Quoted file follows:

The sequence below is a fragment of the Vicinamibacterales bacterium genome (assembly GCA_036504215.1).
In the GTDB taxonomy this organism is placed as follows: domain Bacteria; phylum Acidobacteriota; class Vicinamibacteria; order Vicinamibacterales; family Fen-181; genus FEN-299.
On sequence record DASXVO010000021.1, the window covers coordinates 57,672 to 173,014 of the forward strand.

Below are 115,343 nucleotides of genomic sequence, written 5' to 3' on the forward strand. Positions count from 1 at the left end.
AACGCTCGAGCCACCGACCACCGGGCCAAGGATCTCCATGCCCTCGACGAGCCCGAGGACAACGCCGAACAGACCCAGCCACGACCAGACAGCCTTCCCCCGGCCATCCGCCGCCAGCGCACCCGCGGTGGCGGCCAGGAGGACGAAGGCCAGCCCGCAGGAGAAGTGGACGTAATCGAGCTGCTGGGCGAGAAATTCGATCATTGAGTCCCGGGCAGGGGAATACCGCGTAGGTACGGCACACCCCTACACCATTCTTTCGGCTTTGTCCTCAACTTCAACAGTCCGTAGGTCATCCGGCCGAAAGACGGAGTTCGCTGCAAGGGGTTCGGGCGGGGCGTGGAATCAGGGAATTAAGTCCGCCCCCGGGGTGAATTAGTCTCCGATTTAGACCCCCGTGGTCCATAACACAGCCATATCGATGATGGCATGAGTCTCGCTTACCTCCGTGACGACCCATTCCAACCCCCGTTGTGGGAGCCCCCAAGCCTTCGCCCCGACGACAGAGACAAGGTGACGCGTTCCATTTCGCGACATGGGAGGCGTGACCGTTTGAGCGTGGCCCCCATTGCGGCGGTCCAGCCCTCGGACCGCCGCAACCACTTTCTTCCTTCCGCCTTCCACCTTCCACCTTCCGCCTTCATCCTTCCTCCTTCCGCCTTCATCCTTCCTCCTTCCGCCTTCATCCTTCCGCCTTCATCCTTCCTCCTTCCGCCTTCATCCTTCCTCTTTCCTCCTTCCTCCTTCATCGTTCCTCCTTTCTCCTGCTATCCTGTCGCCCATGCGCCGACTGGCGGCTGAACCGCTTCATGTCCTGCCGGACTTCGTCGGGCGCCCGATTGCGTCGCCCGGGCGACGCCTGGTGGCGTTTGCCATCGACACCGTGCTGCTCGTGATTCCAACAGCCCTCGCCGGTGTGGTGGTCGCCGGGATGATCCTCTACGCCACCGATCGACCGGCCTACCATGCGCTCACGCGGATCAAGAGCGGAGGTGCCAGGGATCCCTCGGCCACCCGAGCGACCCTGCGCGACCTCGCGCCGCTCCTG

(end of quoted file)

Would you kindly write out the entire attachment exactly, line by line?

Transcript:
The sequence below is a fragment of the Vicinamibacterales bacterium genome (assembly GCA_036504215.1).
In the GTDB taxonomy this organism is placed as follows: domain Bacteria; phylum Acidobacteriota; class Vicinamibacteria; order Vicinamibacterales; family Fen-181; genus FEN-299.
On sequence record DASXVO010000021.1, the window covers coordinates 57,672 to 173,014 of the forward strand.

Below are 115,343 nucleotides of genomic sequence, written 5' to 3' on the forward strand. Positions count from 1 at the left end.
AACGCTCGAGCCACCGACCACCGGGCCAAGGATCTCCATGCCCTCGACGAGCCCGAGGACAACGCCGAACAGACCCAGCCACGACCAGACAGCCTTCCCCCGGCCATCCGCCGCCAGCGCACCCGCGGTGGCGGCCAGGAGGACGAAGGCCAGCCCGCAGGAGAAGTGGACGTAATCGAGCTGCTGGGCGAGAAATTCGATCATTGAGTCCCGGGCAGGGGAATACCGCGTAGGTACGGCACACCCCTACACCATTCTTTCGGCTTTGTCCTCAACTTCAACAGTCCGTAGGTCATCCGGCCGAAAGACGGAGTTCGCTGCAAGGGGTTCGGGCGGGGCGTGGAATCAGGGAATTAAGTCCGCCCCCGGGGTGAATTAGTCTCCGATTTAGACCCCCGTGGTCCATAACACAGCCATATCGATGATGGCATGAGTCTCGCTTACCTCCGTGACGACCCATTCCAACCCCCGTTGTGGGAGCCCCCAAGCCTTCGCCCCGACGACAGAGACAAGGTGACGCGTTCCATTTCGCGACATGGGAGGCGTGACCGTTTGAGCGTGGCCCCCATTGCGGCGGTCCAGCCCTCGGACCGCCGCAACCACTTTCTTCCTTCCGCCTTCCACCTTCCACCTTCCGCCTTCATCCTTCCTCCTTCCGCCTTCATCCTTCCTCCTTCCGCCTTCATCCTTCCGCCTTCATCCTTCCTCCTTCCGCCTTCATCCTTCCTCTTTCCTCCTTCCTCCTTCATCGTTCCTCCTTTCTCCTGCTATCCTGTCGCCCATGCGCCGACTGGCGGCTGAACCGCTTCATGTCCTGCCGGACTTCGTCGGGCGCCCGATTGCGTCGCCCGGGCGACGCCTGGTGGCGTTTGCCATCGACACCGTGCTGCTCGTGATTCCAACAGCCCTCGCCGGTGTGGTGGTCGCCGGGATGATCCTCTACGCCACCGATCGACCGGCCTACCATGCGCTCACGCGGATCAAGAGCGGAGGTGCCAGGGATCCCTCGGCCACCCGAGCGACCCTGCGCGACCTCGCGCCGCTCCTG